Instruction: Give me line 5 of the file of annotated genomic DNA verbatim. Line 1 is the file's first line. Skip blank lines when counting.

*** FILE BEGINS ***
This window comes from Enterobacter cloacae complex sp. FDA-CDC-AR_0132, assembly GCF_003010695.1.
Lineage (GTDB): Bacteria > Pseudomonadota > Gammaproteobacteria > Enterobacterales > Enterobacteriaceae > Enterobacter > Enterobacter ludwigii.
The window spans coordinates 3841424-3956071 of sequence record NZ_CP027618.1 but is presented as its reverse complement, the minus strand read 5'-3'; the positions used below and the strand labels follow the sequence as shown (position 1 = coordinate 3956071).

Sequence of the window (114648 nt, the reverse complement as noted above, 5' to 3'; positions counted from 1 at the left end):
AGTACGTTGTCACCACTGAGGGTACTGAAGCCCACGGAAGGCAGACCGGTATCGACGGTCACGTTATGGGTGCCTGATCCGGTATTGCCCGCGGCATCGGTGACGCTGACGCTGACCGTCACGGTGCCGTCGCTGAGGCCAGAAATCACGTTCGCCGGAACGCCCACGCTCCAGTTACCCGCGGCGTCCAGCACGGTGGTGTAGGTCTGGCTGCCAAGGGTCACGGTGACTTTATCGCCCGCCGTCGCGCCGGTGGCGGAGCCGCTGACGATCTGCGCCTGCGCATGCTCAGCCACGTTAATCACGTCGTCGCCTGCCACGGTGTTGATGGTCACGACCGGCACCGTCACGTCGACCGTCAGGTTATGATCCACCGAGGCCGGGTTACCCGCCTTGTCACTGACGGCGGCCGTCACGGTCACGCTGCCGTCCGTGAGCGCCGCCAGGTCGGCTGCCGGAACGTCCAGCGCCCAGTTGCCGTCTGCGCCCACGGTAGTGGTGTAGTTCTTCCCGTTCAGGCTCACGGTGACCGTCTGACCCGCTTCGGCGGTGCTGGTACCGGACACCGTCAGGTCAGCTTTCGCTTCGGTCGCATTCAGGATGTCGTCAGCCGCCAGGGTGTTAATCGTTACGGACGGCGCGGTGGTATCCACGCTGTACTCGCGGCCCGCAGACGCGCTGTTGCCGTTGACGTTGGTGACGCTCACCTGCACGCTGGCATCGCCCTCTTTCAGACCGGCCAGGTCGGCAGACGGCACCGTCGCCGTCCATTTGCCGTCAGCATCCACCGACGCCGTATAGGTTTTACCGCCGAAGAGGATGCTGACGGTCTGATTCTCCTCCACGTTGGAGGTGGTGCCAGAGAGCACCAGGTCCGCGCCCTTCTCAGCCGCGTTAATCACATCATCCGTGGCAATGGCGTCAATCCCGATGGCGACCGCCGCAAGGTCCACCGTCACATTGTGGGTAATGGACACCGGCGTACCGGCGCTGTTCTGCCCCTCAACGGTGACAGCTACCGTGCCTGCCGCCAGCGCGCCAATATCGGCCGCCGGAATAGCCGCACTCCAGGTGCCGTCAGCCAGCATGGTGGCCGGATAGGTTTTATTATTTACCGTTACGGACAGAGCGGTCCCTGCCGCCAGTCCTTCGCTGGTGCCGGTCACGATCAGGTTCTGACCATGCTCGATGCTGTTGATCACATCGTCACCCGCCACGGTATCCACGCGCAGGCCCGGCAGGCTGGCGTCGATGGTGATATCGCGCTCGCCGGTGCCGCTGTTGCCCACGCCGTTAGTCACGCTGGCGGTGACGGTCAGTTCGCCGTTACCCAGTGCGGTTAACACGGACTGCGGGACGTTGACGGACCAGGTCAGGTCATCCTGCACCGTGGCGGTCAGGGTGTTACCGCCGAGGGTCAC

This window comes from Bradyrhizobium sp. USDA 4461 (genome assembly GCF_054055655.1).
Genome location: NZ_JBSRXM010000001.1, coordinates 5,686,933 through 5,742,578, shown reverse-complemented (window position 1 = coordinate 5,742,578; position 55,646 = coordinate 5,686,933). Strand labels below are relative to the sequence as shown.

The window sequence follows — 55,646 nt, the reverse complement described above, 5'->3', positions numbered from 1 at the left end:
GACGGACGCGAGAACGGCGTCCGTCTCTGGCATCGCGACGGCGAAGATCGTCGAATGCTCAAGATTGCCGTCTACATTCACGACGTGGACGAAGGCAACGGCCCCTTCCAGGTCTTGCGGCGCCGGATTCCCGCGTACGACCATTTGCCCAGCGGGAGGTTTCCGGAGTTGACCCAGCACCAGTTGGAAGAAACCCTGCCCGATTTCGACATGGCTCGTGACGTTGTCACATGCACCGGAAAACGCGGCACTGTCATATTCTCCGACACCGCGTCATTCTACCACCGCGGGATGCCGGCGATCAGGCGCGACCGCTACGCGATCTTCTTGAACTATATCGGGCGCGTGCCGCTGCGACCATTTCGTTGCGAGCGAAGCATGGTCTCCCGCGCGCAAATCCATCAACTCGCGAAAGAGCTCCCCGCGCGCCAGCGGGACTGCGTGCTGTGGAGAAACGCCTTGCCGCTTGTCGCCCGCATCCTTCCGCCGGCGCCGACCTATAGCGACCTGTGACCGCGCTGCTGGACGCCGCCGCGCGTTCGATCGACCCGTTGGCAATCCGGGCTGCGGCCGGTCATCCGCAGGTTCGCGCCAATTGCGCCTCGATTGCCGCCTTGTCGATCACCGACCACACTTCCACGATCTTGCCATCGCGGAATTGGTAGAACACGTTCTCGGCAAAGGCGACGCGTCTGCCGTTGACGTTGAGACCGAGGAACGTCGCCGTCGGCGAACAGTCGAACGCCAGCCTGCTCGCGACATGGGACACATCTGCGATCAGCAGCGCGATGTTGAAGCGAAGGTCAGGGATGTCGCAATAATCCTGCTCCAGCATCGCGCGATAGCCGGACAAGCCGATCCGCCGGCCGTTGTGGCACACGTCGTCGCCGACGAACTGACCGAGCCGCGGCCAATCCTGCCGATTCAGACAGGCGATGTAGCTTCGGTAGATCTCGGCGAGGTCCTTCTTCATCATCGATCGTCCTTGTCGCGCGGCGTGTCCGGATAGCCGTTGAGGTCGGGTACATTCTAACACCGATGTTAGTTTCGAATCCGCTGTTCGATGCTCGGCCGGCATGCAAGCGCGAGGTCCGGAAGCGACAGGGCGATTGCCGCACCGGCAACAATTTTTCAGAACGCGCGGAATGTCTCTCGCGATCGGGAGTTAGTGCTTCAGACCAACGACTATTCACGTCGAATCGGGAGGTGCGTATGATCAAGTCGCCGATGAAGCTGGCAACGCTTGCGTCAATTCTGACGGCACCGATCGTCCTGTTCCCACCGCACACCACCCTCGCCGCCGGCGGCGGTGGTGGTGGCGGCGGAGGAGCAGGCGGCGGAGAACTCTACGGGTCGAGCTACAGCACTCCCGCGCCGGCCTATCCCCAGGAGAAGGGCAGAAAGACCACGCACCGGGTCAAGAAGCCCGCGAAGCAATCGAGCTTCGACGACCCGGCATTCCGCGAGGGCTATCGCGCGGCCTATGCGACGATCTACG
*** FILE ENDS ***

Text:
AGTACGTTGTCACCACTGAGGGTACTGAAGCCCACGGAAGGCAGACCGGTATCGACGGTCACGTTATGGGTGCCTGATCCGGTATTGCCCGCGGCATCGGTGACGCTGACGCTGACCGTCACGGTGCCGTCGCTGAGGCCAGAAATCACGTTCGCCGGAACGCCCACGCTCCAGTTACCCGCGGCGTCCAGCACGGTGGTGTAGGTCTGGCTGCCAAGGGTCACGGTGACTTTATCGCCCGCCGTCGCGCCGGTGGCGGAGCCGCTGACGATCTGCGCCTGCGCATGCTCAGCCACGTTAATCACGTCGTCGCCTGCCACGGTGTTGATGGTCACGACCGGCACCGTCACGTCGACCGTCAGGTTATGATCCACCGAGGCCGGGTTACCCGCCTTGTCACTGACGGCGGCCGTCACGGTCACGCTGCCGTCCGTGAGCGCCGCCAGGTCGGCTGCCGGAACGTCCAGCGCCCAGTTGCCGTCTGCGCCCACGGTAGTGGTGTAGTTCTTCCCGTTCAGGCTCACGGTGACCGTCTGACCCGCTTCGGCGGTGCTGGTACCGGACACCGTCAGGTCAGCTTTCGCTTCGGTCGCATTCAGGATGTCGTCAGCCGCCAGGGTGTTAATCGTTACGGACGGCGCGGTGGTATCCACGCTGTACTCGCGGCCCGCAGACGCGCTGTTGCCGTTGACGTTGGTGACGCTCACCTGCACGCTGGCATCGCCCTCTTTCAGACCGGCCAGGTCGGCAGACGGCACCGTCGCCGTCCATTTGCCGTCAGCATCCACCGACGCCGTATAGGTTTTACCGCCGAAGAGGATGCTGACGGTCTGATTCTCCTCCACGTTGGAGGTGGTGCCAGAGAGCACCAGGTCCGCGCCCTTCTCAGCCGCGTTAATCACATCATCCGTGGCAATGGCGTCAATCCCGATGGCGACCGCCGCAAGGTCCACCGTCACATTGTGGGTAATGGACACCGGCGTACCGGCGCTGTTCTGCCCCTCAACGGTGACAGCTACCGTGCCTGCCGCCAGCGCGCCAATATCGGCCGCCGGAATAGCCGCACTCCAGGTGCCGTCAGCCAGCATGGTGGCCGGATAGGTTTTATTATTTACCGTTACGGACAGAGCGGTCCCTGCCGCCAGTCCTTCGCTGGTGCCGGTCACGATCAGGTTCTGACCATGCTCGATGCTGTTGATCACATCGTCACCCGCCACGGTATCCACGCGCAGGCCCGGCAGGCTGGCGTCGATGGTGATATCGCGCTCGCCGGTGCCGCTGTTGCCCACGCCGTTAGTCACGCTGGCGGTGACGGTCAGTTCGCCGTTACCCAGTGCGGTTAACACGGACTGCGGGACGTTGACGGACCAGGTCAGGTCATCCTGCACCGTGGCGGTCAGGGTGTTACCGCCGAGGGTCAC